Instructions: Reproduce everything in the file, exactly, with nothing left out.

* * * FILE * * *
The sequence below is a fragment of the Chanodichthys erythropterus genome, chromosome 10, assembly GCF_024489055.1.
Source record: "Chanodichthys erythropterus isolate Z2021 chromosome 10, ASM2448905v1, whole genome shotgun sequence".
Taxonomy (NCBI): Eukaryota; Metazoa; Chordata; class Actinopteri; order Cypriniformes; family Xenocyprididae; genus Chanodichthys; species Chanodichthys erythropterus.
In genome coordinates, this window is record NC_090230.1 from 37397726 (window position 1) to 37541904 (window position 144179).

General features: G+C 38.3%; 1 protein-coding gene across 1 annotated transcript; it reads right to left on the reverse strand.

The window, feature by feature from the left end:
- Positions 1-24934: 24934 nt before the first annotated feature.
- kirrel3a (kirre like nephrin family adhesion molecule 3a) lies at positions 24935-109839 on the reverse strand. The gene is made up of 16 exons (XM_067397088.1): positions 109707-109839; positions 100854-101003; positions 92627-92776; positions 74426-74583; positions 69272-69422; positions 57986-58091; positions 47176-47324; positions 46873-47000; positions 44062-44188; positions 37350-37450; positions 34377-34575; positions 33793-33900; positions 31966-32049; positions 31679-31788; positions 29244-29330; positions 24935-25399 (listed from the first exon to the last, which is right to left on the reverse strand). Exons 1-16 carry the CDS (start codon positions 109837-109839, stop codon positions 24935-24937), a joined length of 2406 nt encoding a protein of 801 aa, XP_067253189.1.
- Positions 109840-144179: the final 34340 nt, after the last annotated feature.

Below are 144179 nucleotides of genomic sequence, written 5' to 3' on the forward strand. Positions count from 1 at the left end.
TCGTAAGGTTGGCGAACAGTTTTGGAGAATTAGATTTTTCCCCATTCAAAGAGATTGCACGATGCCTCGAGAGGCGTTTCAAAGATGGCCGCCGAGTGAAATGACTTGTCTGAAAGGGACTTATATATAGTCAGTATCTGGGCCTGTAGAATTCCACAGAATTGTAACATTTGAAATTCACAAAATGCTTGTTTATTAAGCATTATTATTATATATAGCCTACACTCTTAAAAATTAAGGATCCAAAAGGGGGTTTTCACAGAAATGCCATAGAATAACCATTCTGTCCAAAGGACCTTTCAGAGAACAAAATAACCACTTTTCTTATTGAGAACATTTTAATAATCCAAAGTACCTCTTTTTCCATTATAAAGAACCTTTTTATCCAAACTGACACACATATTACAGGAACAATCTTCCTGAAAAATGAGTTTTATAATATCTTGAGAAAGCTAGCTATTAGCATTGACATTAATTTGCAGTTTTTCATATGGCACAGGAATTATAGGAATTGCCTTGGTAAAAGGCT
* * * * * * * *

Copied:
The sequence below is a fragment of the Chanodichthys erythropterus genome, chromosome 10, assembly GCF_024489055.1.
Source record: "Chanodichthys erythropterus isolate Z2021 chromosome 10, ASM2448905v1, whole genome shotgun sequence".
Taxonomy (NCBI): Eukaryota; Metazoa; Chordata; class Actinopteri; order Cypriniformes; family Xenocyprididae; genus Chanodichthys; species Chanodichthys erythropterus.
In genome coordinates, this window is record NC_090230.1 from 37397726 (window position 1) to 37541904 (window position 144179).

General features: G+C 38.3%; 1 protein-coding gene across 1 annotated transcript; it reads right to left on the reverse strand.

The window, feature by feature from the left end:
- Positions 1-24934: 24934 nt before the first annotated feature.
- kirrel3a (kirre like nephrin family adhesion molecule 3a) lies at positions 24935-109839 on the reverse strand. The gene is made up of 16 exons (XM_067397088.1): positions 109707-109839; positions 100854-101003; positions 92627-92776; positions 74426-74583; positions 69272-69422; positions 57986-58091; positions 47176-47324; positions 46873-47000; positions 44062-44188; positions 37350-37450; positions 34377-34575; positions 33793-33900; positions 31966-32049; positions 31679-31788; positions 29244-29330; positions 24935-25399 (listed from the first exon to the last, which is right to left on the reverse strand). Exons 1-16 carry the CDS (start codon positions 109837-109839, stop codon positions 24935-24937), a joined length of 2406 nt encoding a protein of 801 aa, XP_067253189.1.
- Positions 109840-144179: the final 34340 nt, after the last annotated feature.

Below are 144179 nucleotides of genomic sequence, written 5' to 3' on the forward strand. Positions count from 1 at the left end.
TCGTAAGGTTGGCGAACAGTTTTGGAGAATTAGATTTTTCCCCATTCAAAGAGATTGCACGATGCCTCGAGAGGCGTTTCAAAGATGGCCGCCGAGTGAAATGACTTGTCTGAAAGGGACTTATATATAGTCAGTATCTGGGCCTGTAGAATTCCACAGAATTGTAACATTTGAAATTCACAAAATGCTTGTTTATTAAGCATTATTATTATATATAGCCTACACTCTTAAAAATTAAGGATCCAAAAGGGGGTTTTCACAGAAATGCCATAGAATAACCATTCTGTCCAAAGGACCTTTCAGAGAACAAAATAACCACTTTTCTTATTGAGAACATTTTAATAATCCAAAGTACCTCTTTTTCCATTATAAAGAACCTTTTTATCCAAACTGACACACATATTACAGGAACAATCTTCCTGAAAAATGAGTTTTATAATATCTTGAGAAAGCTAGCTATTAGCATTGACATTAATTTGCAGTTTTTCATATGGCACAGGAATTATAGGAATTGCCTTGGTAAAAGGCT